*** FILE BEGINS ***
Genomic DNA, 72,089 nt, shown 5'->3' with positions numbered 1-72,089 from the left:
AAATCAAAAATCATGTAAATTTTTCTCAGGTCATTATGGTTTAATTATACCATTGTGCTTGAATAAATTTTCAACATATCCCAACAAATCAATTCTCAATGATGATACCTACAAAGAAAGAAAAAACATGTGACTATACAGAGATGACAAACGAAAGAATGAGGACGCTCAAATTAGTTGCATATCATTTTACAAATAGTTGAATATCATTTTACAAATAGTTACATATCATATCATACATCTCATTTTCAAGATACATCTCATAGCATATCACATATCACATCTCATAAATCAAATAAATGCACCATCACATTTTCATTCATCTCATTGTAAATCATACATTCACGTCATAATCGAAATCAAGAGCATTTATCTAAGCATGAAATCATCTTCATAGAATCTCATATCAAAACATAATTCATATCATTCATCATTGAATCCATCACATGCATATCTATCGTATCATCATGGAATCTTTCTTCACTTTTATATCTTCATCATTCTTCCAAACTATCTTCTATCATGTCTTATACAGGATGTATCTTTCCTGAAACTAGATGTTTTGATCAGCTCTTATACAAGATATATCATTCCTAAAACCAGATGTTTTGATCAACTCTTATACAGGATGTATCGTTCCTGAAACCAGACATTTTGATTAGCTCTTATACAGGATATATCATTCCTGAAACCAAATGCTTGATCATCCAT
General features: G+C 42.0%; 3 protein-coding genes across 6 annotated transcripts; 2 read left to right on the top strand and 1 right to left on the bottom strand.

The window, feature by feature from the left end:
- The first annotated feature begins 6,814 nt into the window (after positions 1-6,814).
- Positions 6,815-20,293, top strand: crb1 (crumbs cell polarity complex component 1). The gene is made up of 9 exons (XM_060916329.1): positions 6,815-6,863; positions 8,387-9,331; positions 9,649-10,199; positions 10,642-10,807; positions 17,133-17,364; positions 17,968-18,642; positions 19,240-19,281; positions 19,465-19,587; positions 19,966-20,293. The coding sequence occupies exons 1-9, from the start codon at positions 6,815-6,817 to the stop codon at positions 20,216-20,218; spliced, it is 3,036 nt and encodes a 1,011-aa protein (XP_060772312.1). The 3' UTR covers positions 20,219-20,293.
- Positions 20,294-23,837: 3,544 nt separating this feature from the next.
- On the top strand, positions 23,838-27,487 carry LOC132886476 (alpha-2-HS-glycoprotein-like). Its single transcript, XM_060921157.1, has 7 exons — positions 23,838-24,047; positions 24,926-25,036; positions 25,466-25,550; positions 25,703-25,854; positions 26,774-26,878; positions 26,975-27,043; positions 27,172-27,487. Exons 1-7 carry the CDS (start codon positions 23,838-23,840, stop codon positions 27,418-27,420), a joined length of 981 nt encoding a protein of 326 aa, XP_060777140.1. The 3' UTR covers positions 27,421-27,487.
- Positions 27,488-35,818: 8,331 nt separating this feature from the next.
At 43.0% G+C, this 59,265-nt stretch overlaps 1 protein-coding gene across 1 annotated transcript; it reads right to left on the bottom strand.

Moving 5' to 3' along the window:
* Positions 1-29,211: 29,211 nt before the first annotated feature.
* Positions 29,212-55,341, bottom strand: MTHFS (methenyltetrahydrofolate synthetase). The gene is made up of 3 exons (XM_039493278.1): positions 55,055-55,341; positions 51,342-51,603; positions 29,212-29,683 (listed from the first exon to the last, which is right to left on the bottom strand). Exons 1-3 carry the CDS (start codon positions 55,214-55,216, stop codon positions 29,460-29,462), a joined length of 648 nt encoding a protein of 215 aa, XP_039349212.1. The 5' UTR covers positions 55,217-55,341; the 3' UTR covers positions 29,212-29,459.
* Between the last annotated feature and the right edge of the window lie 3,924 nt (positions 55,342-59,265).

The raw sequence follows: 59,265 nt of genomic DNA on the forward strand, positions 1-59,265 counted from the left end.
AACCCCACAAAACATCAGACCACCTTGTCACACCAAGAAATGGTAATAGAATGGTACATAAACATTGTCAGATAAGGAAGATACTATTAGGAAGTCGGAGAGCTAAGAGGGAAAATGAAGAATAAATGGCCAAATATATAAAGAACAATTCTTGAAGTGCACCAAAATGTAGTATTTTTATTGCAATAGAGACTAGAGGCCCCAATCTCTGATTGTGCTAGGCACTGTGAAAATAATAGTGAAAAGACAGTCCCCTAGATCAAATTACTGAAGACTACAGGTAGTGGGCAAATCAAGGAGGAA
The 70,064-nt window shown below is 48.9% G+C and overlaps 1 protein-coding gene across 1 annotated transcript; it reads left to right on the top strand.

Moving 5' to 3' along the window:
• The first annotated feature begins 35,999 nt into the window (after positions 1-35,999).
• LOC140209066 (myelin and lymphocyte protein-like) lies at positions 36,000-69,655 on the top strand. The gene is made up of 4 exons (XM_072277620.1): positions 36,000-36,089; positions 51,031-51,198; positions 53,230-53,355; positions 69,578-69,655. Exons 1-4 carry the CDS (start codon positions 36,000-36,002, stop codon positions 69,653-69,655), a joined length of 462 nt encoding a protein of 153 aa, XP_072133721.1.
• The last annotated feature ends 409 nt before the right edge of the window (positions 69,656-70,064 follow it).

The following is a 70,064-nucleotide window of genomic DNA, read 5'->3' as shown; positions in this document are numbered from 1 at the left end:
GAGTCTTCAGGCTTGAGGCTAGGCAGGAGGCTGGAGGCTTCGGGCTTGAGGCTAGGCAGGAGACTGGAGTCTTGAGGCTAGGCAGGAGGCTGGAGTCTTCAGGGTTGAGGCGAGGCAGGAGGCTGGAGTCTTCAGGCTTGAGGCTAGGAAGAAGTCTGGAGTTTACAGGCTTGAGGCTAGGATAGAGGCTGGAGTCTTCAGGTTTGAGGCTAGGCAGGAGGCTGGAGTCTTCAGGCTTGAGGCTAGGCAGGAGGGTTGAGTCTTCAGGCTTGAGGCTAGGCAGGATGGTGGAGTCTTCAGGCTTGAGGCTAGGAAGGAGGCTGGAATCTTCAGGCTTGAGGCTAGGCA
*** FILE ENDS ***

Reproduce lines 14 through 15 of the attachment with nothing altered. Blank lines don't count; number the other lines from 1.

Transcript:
* Between the last annotated feature and the right edge of the window lie 3,924 nt (positions 55,342-59,265).

The raw sequence follows: 59,265 nt of genomic DNA on the forward strand, positions 1-59,265 counted from the left end.